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Leaders from all branches of state government indicate their commitment to intensive JRI technical assistance by submitting signed letters of interest to JRI funders.

Approved states begin the JRI process with data analysis and policy development followed by implementation and sustainability efforts after legislation is passed or administrative changes are adopted by state or local agencies. State oversight committees guide states’ engagement through these processes, which typically last approximately two to three years with ongoing data monitoring.  

Project phases

In the first phase of the project, the technical assistance provider works with the state’s committee overseeing the effort, which consists of a bipartisan, multisector group of policymakers from a variety of state and local agencies and organizations, to conduct the following activities:

Phase I steps
  • Collect data from across state and local agencies to spotlight the most pressing trends and drivers of crime, recidivism, and costs.
  • Meet with a range of stakeholders, in addition to the committee.
  • Assess statutes, policies, and current practices.
  • Deliver findings and policy options (such as statutory changes and administrative policy recommendations) to state leaders and stakeholders in actionable presentations, which serve as the foundation for policy changes.

After a state passes legislation or adopts administrative changes and is approved for implementation technical assistance, the second phase of JRI officially begins. Throughout this phase, the technical assistance provider continues working with a state oversight committee, state leadership, and agency officials to provide customized support for approximately 12 months, such as the following:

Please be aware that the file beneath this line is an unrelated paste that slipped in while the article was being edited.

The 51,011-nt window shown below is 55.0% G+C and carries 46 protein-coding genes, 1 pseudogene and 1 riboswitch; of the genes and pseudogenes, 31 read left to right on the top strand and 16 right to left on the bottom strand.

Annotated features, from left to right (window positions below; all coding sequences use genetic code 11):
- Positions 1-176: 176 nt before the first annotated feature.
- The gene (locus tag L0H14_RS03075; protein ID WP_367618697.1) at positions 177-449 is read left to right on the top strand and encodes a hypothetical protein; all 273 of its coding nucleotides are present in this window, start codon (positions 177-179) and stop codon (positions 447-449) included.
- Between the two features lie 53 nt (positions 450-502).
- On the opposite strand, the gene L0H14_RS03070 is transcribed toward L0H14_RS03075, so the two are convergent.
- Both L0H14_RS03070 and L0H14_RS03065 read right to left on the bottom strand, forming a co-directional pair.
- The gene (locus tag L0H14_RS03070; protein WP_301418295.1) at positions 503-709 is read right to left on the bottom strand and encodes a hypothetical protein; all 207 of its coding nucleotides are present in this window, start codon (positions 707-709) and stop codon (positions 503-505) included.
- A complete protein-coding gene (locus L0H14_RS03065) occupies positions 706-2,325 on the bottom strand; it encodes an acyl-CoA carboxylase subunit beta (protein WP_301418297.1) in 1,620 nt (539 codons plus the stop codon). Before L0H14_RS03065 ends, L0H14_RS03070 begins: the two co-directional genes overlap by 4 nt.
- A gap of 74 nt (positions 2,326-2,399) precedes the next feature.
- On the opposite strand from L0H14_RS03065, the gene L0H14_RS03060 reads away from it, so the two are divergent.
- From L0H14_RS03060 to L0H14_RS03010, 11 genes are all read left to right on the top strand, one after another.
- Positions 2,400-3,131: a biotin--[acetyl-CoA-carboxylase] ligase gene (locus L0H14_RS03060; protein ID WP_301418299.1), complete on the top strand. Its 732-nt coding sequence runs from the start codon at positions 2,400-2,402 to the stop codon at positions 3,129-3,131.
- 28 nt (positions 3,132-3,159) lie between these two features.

Phase II steps
  • Assess and determine which policies and procedures need to be adjusted to comply with the newly adopted legislation or administrative changes and how to make those adjustments.
  • Collaborate with state leaders and agency staff to create and launch implementation plans that can include assistance to revise internal policies and practices, communicate changes to staff, and deliver necessary training.
  • Address implementation challenges once changes are adopted.
  • Monitor the impact of the policies and establish an ongoing data monitoring process for an additional two years.

States can request JRI technical assistance

States interested in JRI may formally request technical assistance to determine the state’s readiness to undertake JRI, including the capacity to collect, share, and analyze data across key points in the criminal justice system.

For more information about using JRI in your state, contact:

Paul Nichols
Deputy Program Director, State Initiatives Division
The CSG Justice Center


Leonard W. Engel, Esq.
Director of Policy and Campaigns
Crime and Justice Institute
A division of Community Resources for Justice

You may also contact the Bureau of Justice Assistance:

Jeff Locke
Senior Policy Advisor


Ben Shelor
Senior Policy Advisor

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